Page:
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Distraught mom looks back on 'nightmare' after baby boy died when she accidentally left him in car for hours

Distraught mom looks back on 'nightmare' after baby boy died when she accidentally left him in car for hours

The young boy was left in a car for seven and a half hours, with temperatures reaching 120F

A mom has recalled the devastating day her nine-month-old son died after she made a simple but catastrophic mistake.

On March 30, 2007, Raelyn Balfour had just wrapped up her usual working day and everything seemed normal until she received a phone call from her child minder.

The night before her young son Bryce hadn't slept much after suffering with a cold, sparking her childminder to ring her and see how the tot was doing.

"What do you mean? Bryce is with you," Raelyn replied at the time.

It was at that moment that the panicked mother was told she never dropped Bryce off that day and the childminder presumed she hadn't done so because her son was unwell.

A distressed Raelyn then ran to her car to discover Bryce inside still in his car seat. She had forgotten to drop him off with the babysitter.

The nine-month-old had been in the car for over seven hours with temperatures reaching 120°F inside the vehicle.

Raelyn described herself as 'hysterical' when she discovered her young son unresponsive in the car.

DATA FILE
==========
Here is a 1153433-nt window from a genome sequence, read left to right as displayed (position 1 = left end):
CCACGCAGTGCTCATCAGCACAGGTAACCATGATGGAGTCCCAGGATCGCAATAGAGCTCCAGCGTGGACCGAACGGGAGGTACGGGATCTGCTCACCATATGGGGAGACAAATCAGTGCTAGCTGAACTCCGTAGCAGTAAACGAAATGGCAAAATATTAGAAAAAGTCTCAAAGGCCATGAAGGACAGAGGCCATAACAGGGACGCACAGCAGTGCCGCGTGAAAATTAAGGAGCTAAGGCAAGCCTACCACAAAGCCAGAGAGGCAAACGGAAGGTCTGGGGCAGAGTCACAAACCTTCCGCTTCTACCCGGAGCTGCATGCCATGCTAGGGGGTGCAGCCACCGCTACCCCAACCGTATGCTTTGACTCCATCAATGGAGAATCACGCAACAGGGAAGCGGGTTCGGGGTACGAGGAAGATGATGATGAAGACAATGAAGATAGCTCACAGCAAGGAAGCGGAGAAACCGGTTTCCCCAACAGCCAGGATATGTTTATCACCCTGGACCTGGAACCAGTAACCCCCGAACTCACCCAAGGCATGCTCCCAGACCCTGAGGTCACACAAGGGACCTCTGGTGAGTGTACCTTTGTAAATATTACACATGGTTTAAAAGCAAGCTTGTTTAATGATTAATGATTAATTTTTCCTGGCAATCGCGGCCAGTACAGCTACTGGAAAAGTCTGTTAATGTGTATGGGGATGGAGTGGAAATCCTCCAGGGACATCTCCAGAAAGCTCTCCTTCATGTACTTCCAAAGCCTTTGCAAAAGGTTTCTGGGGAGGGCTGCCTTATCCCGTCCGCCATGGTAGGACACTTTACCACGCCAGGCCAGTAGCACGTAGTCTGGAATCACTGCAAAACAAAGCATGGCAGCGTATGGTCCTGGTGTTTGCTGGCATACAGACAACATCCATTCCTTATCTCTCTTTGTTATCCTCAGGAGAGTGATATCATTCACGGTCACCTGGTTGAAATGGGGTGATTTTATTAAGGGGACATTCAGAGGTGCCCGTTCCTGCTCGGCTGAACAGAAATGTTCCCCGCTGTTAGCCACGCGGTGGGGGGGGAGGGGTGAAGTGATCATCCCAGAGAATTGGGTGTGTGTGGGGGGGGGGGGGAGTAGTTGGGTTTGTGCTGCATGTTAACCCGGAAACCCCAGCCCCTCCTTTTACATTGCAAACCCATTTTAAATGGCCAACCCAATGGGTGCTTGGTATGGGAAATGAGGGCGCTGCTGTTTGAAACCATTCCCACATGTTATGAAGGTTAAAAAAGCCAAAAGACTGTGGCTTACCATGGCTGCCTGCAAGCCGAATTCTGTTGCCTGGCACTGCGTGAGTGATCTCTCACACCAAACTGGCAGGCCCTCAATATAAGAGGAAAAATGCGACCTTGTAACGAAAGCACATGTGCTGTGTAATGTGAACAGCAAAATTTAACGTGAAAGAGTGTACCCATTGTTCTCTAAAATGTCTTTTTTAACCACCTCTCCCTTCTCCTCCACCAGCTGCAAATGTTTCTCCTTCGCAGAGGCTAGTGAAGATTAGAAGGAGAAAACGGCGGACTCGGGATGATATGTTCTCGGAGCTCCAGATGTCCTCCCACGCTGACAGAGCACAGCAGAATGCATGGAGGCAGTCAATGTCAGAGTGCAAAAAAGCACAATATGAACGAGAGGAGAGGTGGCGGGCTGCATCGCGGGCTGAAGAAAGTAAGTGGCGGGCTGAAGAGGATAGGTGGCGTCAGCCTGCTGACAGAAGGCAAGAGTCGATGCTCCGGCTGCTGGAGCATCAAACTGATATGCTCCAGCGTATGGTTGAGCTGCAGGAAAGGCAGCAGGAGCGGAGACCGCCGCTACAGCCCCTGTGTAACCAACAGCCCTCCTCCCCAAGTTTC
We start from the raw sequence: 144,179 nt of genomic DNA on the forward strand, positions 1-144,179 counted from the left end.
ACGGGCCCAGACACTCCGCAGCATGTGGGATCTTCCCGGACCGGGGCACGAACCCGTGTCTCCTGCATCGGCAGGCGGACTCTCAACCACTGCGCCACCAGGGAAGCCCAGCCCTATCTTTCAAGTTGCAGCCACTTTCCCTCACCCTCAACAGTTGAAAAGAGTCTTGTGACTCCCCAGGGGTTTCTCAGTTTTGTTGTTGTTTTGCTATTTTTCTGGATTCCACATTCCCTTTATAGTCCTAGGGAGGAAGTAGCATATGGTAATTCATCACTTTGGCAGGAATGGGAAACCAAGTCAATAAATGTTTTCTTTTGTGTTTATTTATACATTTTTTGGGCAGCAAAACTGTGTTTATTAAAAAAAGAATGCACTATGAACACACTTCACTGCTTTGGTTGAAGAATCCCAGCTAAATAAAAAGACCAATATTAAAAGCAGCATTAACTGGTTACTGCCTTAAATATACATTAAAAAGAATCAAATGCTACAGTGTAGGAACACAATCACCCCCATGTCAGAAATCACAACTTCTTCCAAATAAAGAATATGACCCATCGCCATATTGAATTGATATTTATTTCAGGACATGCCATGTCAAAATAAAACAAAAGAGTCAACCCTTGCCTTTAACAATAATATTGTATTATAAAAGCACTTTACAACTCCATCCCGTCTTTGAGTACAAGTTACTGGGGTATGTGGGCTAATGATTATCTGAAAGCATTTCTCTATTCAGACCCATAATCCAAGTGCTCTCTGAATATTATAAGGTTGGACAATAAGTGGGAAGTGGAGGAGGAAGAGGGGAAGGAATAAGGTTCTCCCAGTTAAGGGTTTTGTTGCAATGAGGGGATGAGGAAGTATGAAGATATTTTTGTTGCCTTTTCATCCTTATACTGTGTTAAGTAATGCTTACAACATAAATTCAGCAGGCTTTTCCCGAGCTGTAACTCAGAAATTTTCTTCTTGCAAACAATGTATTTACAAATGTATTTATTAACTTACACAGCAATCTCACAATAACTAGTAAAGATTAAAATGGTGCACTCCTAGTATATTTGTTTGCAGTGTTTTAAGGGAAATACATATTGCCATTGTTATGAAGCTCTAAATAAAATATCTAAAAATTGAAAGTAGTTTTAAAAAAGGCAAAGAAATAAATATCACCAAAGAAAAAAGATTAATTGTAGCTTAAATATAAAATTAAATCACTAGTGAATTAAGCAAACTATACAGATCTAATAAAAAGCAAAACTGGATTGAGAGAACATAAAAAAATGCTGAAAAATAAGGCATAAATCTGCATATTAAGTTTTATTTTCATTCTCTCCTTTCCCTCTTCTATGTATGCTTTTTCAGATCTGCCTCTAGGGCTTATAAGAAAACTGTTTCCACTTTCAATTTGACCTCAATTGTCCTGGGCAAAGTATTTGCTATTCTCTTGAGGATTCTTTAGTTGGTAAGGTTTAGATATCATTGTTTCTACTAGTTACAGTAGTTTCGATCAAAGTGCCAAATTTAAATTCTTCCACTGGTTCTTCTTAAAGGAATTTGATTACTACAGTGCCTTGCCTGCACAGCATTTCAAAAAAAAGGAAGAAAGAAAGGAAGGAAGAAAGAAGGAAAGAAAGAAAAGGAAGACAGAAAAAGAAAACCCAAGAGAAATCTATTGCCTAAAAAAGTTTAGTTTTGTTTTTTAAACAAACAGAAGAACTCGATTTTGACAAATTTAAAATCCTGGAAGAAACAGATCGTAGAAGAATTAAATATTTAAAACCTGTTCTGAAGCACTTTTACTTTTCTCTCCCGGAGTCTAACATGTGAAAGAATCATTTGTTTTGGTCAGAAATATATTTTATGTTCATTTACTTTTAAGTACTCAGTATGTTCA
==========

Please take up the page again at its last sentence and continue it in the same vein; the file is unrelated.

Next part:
Raelyn Balfour accidentally left her son in a hot car all day. (NBC4 Washington)
Raelyn Balfour accidentally left her son in a hot car all day. (NBC4 Washington)

"I got to the car and my nine-month-old son was still strapped into his car seat," she recalled to The Sun. "He had been there all day. He wasn't moving or breathing."

Raelyn went on: “I was hysterical. I screamed for help and for an ambulance.

“I started giving him CPR until the ambulance arrived and my baby was rushed to hospital.

“I was wracked with hysteria, it felt like I was living in a nightmare.”

Despite attempts to revive Bryce, he was tragically pronounced dead at the hospital. It was later ruled that the young boy had died of hypothermia.

Over a decade on from the harrowing day and Raelyn is still riddled with guilt.

"No parent should have to deal with that. No one should have to try to save their child's life from their own terrible mistake," she said.

Bryce was just nine months old. (NBC4 Washington)
Bryce was just nine months old. (NBC4 Washington)

"I paid the ultimate price and I will never have real peace again, I am begging people to be careful.

“The only time I will be able to make amends properly is when I see him in heaven."

The day Bryce was buried, Raelyn was charged with second-degree murder.

She was acquitted in 2008 after experts testified that the sleep-deprived mom had suffered from a false memory, after she was thrown off from her usual routine.

Sadly Bryce isn't the only child to have died in such circumstances. Since 1990 more than 1,000 children have died from heatstroke in hot cars in the US, NBC Washington reports.

Since Bryce's untimely death, Raelyn and her husband have been campaigning for a new legislation that would ensure that all new passenger motor vehicles to be equipped with a child safety alert system.

Named the Hot Cars Act of 2021, it was introduced in to the House of Representatives the same year.

By the November, the Act was passed by Congress and later signed into law by President Biden. It's reportedly yet to be implemented but will hopefully come into force sometime next year.

Featured Image Credit: NBC4 Washington

Topics: Parenting, News